Then inserted the pins, secured with white glue - which dries transparent - level the top side, bring it to a leveled length on the underneath side where necessary to adjusted the lengths and added the color.

And what used to look like this ...




... then becomes like this. So even printed parts need a lot of love and affection from a tender modeler's hand 😉





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Posted (edited)

Thanks for the Likes gentlemen.


In the meantime, it has turned out that I have a nice challenge as I had only sketched out all the inner structures at the beginning of furbishing the lower gun deck and was that I was only going by sight ...


But as soon as one has to handle reference or chain dimensions, it becomes tricky ...





The mast partners and carlings of the main cargo hatch had to be moved several times until they finally fitted. And the deck beam cemented in so tightly that it was too difficult to replace it for a fresh one without scars ...


So first I had to define reference points for further work. You can't get in there any more with a caliper or a measuring compass.

Therefore, a thin strip of paper with some excess length placed on the beam, one side to the stop and something sharp pressed into the bend edge of the excess on the other side. Thus the respective length was fast determined. Then fold the strip in half and you have the exact center. Put it back on the beam and mark the middle spot. This quickly determines the center line of the deck.




Or, as with the hatch, place a piece of paper on top and mark the width with a scalpel. Hatch dimension quickly and accurately determined.




Fortunately I was able to clean up the messed deck beams, uffz!





Then the sequence of hatches were determined.






And also the Brodie stove has finally a prospect of a home 🙂






Then started working my way forward starting at the back capstan. As to be expected, there's a second companionway in the way of the capstan bars.




Marking the place of the companionway was useful, when I took it away it turned out that the removed deck stanchions from the lower deck batterie were stored right where the stairs is coming down.





So the stanchions were to be turned 90° and placed under the stairs.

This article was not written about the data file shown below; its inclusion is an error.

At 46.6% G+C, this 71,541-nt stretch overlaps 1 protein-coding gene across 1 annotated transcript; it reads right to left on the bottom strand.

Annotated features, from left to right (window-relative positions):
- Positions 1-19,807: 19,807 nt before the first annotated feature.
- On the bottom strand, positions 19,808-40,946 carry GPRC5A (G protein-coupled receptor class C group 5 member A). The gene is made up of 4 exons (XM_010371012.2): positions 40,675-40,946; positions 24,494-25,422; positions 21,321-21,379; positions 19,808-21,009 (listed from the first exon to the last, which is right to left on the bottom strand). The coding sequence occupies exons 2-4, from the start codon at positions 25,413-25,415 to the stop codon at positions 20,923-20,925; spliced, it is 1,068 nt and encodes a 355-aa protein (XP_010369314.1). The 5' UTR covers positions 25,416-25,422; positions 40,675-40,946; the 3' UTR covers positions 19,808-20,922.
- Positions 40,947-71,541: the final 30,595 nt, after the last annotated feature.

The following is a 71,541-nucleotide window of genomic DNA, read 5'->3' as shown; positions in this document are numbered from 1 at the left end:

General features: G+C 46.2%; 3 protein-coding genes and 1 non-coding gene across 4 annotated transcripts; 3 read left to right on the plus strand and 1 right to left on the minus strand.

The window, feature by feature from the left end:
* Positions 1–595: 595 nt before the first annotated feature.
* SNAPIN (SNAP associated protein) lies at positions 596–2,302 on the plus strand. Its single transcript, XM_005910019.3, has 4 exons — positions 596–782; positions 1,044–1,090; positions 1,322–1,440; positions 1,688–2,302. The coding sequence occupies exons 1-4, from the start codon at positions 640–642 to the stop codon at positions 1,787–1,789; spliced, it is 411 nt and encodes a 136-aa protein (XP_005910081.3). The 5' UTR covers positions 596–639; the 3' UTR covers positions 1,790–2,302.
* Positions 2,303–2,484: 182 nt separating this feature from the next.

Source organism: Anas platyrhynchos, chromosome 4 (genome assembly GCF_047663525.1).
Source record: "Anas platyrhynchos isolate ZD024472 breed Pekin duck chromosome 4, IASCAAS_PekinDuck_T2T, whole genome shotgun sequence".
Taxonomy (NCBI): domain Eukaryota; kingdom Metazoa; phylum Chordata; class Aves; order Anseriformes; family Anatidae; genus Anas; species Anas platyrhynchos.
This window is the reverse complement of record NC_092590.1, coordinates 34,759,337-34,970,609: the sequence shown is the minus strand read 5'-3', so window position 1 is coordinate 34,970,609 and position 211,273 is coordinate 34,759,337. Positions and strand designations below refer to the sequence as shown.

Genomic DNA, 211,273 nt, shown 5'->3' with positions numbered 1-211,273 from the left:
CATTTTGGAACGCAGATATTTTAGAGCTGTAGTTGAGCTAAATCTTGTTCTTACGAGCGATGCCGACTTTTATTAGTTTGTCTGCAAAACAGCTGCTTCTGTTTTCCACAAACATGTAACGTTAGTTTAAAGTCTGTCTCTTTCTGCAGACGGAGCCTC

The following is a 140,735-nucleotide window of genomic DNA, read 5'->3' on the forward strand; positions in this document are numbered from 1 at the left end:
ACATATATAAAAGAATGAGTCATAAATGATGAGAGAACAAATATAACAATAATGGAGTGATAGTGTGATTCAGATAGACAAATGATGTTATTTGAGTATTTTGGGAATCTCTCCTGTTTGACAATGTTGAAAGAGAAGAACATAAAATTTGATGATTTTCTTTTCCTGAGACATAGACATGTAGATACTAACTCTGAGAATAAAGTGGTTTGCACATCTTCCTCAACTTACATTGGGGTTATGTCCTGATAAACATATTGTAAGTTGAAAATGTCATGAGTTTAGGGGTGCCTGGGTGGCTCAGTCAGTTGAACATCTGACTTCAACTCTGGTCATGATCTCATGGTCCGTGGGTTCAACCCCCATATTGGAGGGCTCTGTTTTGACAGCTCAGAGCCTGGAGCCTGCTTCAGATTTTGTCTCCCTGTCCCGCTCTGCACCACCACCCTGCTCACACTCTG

It's looking better already.



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Why I always make so many test installations and pictures of it? Because sometimes I'm just stupid ...


Test fit of the companionway: coaming and stairs




- check - fits! Other side ...




- check - fits! Other side ...




- check - fits! Door flaps inserted, since the companionway is below the radius of the capstan bars ...




- check - fiiiiiiiiiiiiiieeeeeeeehhhhhhh...


Crap, find the mistake ...






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Ok, looks a bit better now 🙂


The sailers will be able to pass in between the flaps and do not have to jump them 😉






Now the support fold in the coaming, so that the flaps do not swing down, the plug holes for the iron corner posts of the guardrail, the stairs correctly aligned and good it will be.





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  • 3 weeks later...
Posted (edited)

Once again the typical Dafinist shift of the scene of crime. Since I know that I soon will need another stern for the Vic, I dared to tackle an issue that I could only solve by clever colouring when I created the last one.


But one after the other. Here are the parts of the kit as they fell out of their box.




First the courageous cut to separate the lower part, which makes the assembly immensely easier later.




Then I filed out the name cartouche and levelled it with a matching sanding block. The wood structure also went to wood-structure-heaven.




Then a cut between the profiles above the pilasters ...




... and one below.




Then using the chisel to discard of the old pilasters.